A Week Later, Still Too Close To Call In Virginia | WAMU 88.5 - American University Radio

NPR : News

Filed Under:

A Week Later, Still Too Close To Call In Virginia

There's still one election yet to be decided from last Tuesday: the Virginia attorney general's race.

The latest figures released Sunday night show it's about as close as it gets: Republican state Sen. Mark Obenshain leads Democratic state Sen. Mark Herring by just 17 votes out of more than 2.2 million cast.

The results have been constantly fluctuating since the polls closed the night of Nov. 5, as canvassers continue to count provisional ballots and identify errors in areas around the state. At one point last week, Obenshain led by as many as 1,200 votes. Local election boards must submit their final vote tallies by midnight Tuesday.

With the race this close, a recount appears inevitable. If the difference between the two candidates is 1 percent of the vote or less after the Virginia State Board of Elections officially certifies the results on Nov. 25, the second-place candidate may request a recount, meaning the winner most likely wouldn't be determined until well into December.

Whoever comes out on top in what could go down as one of the closest statewide elections ever will replace outgoing Republican Attorney General Ken Cuccinelli, who lost a tight race of his own last week to Democrat Terry McAuliffe in the state's gubernatorial election. McAuliffe won 48 percent to 45 percent.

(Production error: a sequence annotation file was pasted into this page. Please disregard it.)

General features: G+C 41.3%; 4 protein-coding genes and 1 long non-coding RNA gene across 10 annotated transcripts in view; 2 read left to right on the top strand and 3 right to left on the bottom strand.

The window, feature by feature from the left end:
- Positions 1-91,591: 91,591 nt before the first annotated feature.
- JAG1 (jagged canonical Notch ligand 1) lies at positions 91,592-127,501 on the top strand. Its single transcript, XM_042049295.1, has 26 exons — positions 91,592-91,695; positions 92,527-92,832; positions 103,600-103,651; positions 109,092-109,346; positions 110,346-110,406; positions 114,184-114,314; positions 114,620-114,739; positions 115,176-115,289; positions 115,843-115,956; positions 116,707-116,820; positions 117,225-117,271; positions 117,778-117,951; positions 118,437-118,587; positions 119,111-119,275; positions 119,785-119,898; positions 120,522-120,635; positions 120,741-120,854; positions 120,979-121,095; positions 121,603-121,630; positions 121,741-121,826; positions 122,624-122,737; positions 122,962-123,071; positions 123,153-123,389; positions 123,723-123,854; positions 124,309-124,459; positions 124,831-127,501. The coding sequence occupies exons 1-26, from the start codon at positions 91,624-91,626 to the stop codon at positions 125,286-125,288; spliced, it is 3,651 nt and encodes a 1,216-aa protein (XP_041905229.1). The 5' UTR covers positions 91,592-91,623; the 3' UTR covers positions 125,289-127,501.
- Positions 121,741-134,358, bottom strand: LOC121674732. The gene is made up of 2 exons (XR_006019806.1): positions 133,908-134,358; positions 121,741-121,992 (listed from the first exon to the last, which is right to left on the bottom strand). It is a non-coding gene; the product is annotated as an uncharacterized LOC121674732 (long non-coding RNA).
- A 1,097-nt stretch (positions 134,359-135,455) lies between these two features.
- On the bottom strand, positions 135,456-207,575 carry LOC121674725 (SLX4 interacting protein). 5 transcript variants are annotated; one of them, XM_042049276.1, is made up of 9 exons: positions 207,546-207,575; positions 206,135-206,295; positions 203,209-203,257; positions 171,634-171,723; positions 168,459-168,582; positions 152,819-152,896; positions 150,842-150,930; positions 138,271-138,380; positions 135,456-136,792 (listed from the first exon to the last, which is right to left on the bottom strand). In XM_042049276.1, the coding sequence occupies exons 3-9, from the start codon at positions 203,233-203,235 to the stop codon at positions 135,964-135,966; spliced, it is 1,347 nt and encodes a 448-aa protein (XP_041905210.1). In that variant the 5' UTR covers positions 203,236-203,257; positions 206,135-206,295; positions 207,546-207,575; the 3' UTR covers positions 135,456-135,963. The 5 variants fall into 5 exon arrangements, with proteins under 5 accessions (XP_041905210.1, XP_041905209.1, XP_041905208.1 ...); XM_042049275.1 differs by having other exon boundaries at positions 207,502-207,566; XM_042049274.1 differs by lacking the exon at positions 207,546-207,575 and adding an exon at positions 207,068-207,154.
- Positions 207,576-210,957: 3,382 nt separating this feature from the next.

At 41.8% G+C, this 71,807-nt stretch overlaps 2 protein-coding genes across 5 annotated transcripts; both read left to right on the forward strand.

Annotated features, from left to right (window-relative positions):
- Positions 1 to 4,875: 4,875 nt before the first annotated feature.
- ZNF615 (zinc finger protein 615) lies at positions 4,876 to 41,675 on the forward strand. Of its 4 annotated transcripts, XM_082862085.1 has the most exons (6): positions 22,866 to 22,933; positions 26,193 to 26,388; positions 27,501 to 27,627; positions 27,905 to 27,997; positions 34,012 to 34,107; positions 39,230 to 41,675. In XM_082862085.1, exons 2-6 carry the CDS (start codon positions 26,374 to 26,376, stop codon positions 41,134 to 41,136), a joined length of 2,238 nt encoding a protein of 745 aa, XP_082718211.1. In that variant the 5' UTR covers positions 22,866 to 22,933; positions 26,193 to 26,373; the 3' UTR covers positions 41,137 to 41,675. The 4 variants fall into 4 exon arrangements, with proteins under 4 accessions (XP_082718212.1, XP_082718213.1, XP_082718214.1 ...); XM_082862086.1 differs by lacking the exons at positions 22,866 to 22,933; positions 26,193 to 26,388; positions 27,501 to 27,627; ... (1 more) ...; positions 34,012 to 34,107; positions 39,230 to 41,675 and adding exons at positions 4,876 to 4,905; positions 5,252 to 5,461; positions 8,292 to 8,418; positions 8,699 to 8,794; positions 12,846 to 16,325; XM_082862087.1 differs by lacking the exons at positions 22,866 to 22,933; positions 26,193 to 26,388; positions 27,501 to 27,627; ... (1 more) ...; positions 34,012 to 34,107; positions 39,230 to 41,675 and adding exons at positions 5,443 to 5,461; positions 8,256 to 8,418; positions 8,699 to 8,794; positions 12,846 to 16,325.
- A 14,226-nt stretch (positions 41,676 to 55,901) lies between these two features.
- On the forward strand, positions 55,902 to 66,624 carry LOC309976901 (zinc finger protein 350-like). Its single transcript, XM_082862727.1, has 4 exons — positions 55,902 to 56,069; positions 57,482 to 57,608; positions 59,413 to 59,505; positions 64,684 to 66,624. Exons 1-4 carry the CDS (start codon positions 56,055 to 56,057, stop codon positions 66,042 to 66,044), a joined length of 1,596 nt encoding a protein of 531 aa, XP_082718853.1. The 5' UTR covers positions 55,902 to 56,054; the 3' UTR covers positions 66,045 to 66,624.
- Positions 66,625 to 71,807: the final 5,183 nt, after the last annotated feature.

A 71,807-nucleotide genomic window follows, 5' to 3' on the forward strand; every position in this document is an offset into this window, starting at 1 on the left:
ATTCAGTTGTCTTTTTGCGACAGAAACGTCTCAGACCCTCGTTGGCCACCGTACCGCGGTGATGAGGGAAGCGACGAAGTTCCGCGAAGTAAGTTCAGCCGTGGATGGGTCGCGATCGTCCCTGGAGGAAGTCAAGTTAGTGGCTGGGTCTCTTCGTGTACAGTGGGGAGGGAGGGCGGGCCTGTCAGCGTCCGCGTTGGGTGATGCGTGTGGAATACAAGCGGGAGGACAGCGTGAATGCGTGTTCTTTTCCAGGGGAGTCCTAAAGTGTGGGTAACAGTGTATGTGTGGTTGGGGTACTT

The Democrats also won the lieutenant governor's race in Virginia, as state Sen. Ralph Northam, a neurologist, defeated minister E.W. Jackson by more than 10 percentage points.

Copyright 2013 NPR. To see more, visit http://www.npr.org/.

NPR

Not My Job: Brady Bunch's Florence Henderson Gets Quizzed On Weird Science

For decades, Florence Henderson, who presided over the Brady Bunch, was America's perfect Mom. We'll ask Henderson three questions about the Ig Nobels — awarded for real, if ridiculous, research.
NPR

Tracing A Gin-Soaked Trail In London

Around the world, new gin distilleries are popping up like mushrooms after a rain. NPR traces the boom to its historic roots in London, which once had 250 distilleries within the city limits alone.
NPR

Ranting And Throwing Papers: An Angry Candidate Runs For Congress

State Rep. Mike Bost's rants on the Illinois House floor are the stuff viral dreams are made of. Bost says he has good reason to be upset, and wants voters to share his anger.
NPR

Tech Week: Voice Mail Hang-Ups, Apple Pay And Zuckerberg's Chinese

In this week's roundup, Apple rolls out its mobile payment system but confronts a security test in China, the problem with voice mail messages and Mark Zuckerberg shows off his Mandarin.

Leave a Comment

Help keep the conversation civil. Please refer to our Terms of Use and Code of Conduct before posting your comments.